“Oh!” Alara swayed, and a Vestal moved to each side of her to steady her. Although the High Priestess had a tendency to be overly dramatic, her appearance alarmed Lin-Tai. Alara’s hands had grown so thin they looked like claws, and she had dark circles under her eyes. “How did this happen?”

Jalloran answered her without much expression. “I would say that someone stuck a sword in his back.”

The king’s mouth twitched, and Lin-Tai bit her lip to suppress a hysterical giggle. The tension between the monarch and priestess had raised the temperature in the room, and even those who weren’t sensitive fidgeted.

“I’m sure it was not one of my Temple personnel,” Alara said. “Nothing like this has ever happened, at least not while I have been High Priestess.”

Lin-Tai shivered when she felt a hand on her shoulder, and she looked up to see Jalloran. She moved aside so he could pass.

“Sister,” he said to Alara, “this is a great tragedy. Young Jor-Gan was one of my better dancers and was on the cusp of starting his Master examination project. We are all feeling his loss.”

“And I feel that my family is now in danger,” said the King. “We will have to cut our visit short.”

“With all due respect, Your Highness,” Jalloran replied, “it would likely be best for you and your retinue to stay in residence until this is solved. We have no witnesses, and the murderer may not be with the Temple.”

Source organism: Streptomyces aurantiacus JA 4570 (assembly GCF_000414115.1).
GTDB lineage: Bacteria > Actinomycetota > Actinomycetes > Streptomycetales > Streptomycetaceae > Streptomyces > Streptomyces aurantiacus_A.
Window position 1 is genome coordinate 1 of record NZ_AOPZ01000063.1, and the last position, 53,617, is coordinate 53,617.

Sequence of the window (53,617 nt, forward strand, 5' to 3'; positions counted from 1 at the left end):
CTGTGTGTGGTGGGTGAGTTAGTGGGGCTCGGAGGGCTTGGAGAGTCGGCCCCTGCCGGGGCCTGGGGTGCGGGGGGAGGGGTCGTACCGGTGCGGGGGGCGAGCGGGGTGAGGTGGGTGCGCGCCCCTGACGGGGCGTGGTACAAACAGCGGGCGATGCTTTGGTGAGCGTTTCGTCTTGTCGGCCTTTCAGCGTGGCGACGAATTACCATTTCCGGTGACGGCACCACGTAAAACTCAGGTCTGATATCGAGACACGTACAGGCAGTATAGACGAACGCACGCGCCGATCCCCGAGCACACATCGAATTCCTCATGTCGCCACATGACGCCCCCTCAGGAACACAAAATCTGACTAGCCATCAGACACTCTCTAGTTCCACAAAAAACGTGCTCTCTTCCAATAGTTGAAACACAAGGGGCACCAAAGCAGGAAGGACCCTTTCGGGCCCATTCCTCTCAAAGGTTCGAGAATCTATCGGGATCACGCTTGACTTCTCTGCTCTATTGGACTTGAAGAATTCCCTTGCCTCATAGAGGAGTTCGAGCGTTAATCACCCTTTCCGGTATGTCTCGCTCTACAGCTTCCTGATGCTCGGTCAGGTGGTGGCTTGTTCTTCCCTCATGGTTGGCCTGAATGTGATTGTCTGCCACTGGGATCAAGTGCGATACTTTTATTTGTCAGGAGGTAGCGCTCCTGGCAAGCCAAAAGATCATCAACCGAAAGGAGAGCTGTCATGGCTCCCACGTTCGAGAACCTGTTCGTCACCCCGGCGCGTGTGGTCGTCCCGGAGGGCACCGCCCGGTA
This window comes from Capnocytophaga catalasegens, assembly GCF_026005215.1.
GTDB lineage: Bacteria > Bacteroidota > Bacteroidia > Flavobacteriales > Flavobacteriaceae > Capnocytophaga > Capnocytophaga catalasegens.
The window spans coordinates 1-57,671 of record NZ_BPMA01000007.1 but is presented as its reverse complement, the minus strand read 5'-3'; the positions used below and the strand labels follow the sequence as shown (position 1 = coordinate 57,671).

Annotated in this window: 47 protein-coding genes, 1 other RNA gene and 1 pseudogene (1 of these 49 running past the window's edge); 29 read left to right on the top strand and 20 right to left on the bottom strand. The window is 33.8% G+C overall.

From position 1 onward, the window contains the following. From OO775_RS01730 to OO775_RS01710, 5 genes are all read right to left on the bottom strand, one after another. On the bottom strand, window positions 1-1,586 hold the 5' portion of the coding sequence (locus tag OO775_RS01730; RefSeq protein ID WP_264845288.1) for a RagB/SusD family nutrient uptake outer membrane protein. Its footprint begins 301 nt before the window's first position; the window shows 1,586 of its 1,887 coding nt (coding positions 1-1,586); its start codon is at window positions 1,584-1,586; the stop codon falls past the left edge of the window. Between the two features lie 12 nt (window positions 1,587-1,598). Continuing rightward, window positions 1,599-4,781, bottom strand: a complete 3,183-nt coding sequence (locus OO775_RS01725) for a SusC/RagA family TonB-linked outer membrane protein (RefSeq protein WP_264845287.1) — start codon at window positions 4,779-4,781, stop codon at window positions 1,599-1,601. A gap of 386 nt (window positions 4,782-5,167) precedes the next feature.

“Just what are you saying, Dance Master? None of my people had anything to do with this!”

“I am just saying that we cannot be sure of anything right now,” Jalloran replied. “That is a Royal Guard sword sticking out of his back, is it not?”

The king motioned for one of his men to roll the body over and retrieve the sword, which came out with a slick scraping sound. Lin-Tai had to swallow the contents of her breakfast again. The man wrapped the blade in a cloth and handed it to the king, who examined the hilt.

“You are correct, as always, Jalloran.”

The Dance Master inclined his head. “Thank you, Your Highness.”

“In that case, we shall continue this discussion in my conference room at the palace. Rial, back to your rooms. This is no place for a young woman.”

“But Father, I want to help with the investigation! Jor-Gan was…” She paused when her father raised an eyebrow. “…a friend, as is this acolyte.”

“Very well, she may go with you to comfort you in your loss, but you will stay clear of the Royal Guard as they look into this.”

Lin-Tai looked at Jalloran for permission to accompany the princess, but realized she should be looking at Alara, who stood with arms crossed and one foot tapping.